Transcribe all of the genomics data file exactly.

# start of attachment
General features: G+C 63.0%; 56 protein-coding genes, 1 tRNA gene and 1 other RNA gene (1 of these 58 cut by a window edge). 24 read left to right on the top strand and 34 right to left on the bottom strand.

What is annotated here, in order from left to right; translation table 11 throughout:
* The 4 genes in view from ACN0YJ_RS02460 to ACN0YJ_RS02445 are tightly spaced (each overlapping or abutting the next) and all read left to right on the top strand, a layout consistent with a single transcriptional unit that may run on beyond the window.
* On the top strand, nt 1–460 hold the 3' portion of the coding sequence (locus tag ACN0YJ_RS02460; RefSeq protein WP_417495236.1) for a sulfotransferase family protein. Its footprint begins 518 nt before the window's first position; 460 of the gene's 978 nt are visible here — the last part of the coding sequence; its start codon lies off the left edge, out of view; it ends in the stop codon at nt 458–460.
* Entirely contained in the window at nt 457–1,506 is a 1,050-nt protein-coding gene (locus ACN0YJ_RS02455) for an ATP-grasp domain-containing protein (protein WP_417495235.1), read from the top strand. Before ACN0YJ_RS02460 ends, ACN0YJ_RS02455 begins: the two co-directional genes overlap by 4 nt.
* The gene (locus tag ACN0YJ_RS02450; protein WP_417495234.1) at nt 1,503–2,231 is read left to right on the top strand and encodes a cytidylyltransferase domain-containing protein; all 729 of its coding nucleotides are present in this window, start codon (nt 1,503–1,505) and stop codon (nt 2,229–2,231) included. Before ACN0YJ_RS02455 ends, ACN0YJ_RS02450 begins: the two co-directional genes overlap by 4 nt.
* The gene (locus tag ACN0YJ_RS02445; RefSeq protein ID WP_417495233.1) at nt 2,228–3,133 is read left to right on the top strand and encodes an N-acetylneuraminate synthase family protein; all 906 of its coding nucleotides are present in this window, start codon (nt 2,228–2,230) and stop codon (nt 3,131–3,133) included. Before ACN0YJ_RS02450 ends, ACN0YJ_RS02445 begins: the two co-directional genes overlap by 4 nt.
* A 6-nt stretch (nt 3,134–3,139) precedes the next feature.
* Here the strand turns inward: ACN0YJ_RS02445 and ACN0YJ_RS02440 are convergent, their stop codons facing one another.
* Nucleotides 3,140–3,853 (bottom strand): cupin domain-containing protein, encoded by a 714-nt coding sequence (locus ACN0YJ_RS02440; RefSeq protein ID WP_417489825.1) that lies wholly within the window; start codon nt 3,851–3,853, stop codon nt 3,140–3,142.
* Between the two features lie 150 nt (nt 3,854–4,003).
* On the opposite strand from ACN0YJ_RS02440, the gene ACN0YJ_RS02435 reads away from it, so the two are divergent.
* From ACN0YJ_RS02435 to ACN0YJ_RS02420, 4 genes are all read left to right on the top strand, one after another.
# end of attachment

General features: G+C 63.0%; 56 protein-coding genes, 1 tRNA gene and 1 other RNA gene (1 of these 58 cut by a window edge). 24 read left to right on the top strand and 34 right to left on the bottom strand.

What is annotated here, in order from left to right; translation table 11 throughout:
* The 4 genes in view from ACN0YJ_RS02460 to ACN0YJ_RS02445 are tightly spaced (each overlapping or abutting the next) and all read left to right on the top strand, a layout consistent with a single transcriptional unit that may run on beyond the window.
* On the top strand, nt 1–460 hold the 3' portion of the coding sequence (locus tag ACN0YJ_RS02460; RefSeq protein WP_417495236.1) for a sulfotransferase family protein. Its footprint begins 518 nt before the window's first position; 460 of the gene's 978 nt are visible here — the last part of the coding sequence; its start codon lies off the left edge, out of view; it ends in the stop codon at nt 458–460.
* Entirely contained in the window at nt 457–1,506 is a 1,050-nt protein-coding gene (locus ACN0YJ_RS02455) for an ATP-grasp domain-containing protein (protein WP_417495235.1), read from the top strand. Before ACN0YJ_RS02460 ends, ACN0YJ_RS02455 begins: the two co-directional genes overlap by 4 nt.
* The gene (locus tag ACN0YJ_RS02450; protein WP_417495234.1) at nt 1,503–2,231 is read left to right on the top strand and encodes a cytidylyltransferase domain-containing protein; all 729 of its coding nucleotides are present in this window, start codon (nt 1,503–1,505) and stop codon (nt 2,229–2,231) included. Before ACN0YJ_RS02455 ends, ACN0YJ_RS02450 begins: the two co-directional genes overlap by 4 nt.
* The gene (locus tag ACN0YJ_RS02445; RefSeq protein ID WP_417495233.1) at nt 2,228–3,133 is read left to right on the top strand and encodes an N-acetylneuraminate synthase family protein; all 906 of its coding nucleotides are present in this window, start codon (nt 2,228–2,230) and stop codon (nt 3,131–3,133) included. Before ACN0YJ_RS02450 ends, ACN0YJ_RS02445 begins: the two co-directional genes overlap by 4 nt.
* A 6-nt stretch (nt 3,134–3,139) precedes the next feature.
* Here the strand turns inward: ACN0YJ_RS02445 and ACN0YJ_RS02440 are convergent, their stop codons facing one another.
* Nucleotides 3,140–3,853 (bottom strand): cupin domain-containing protein, encoded by a 714-nt coding sequence (locus ACN0YJ_RS02440; RefSeq protein ID WP_417489825.1) that lies wholly within the window; start codon nt 3,851–3,853, stop codon nt 3,140–3,142.
* Between the two features lie 150 nt (nt 3,854–4,003).
* On the opposite strand from ACN0YJ_RS02440, the gene ACN0YJ_RS02435 reads away from it, so the two are divergent.
* From ACN0YJ_RS02435 to ACN0YJ_RS02420, 4 genes are all read left to right on the top strand, one after another.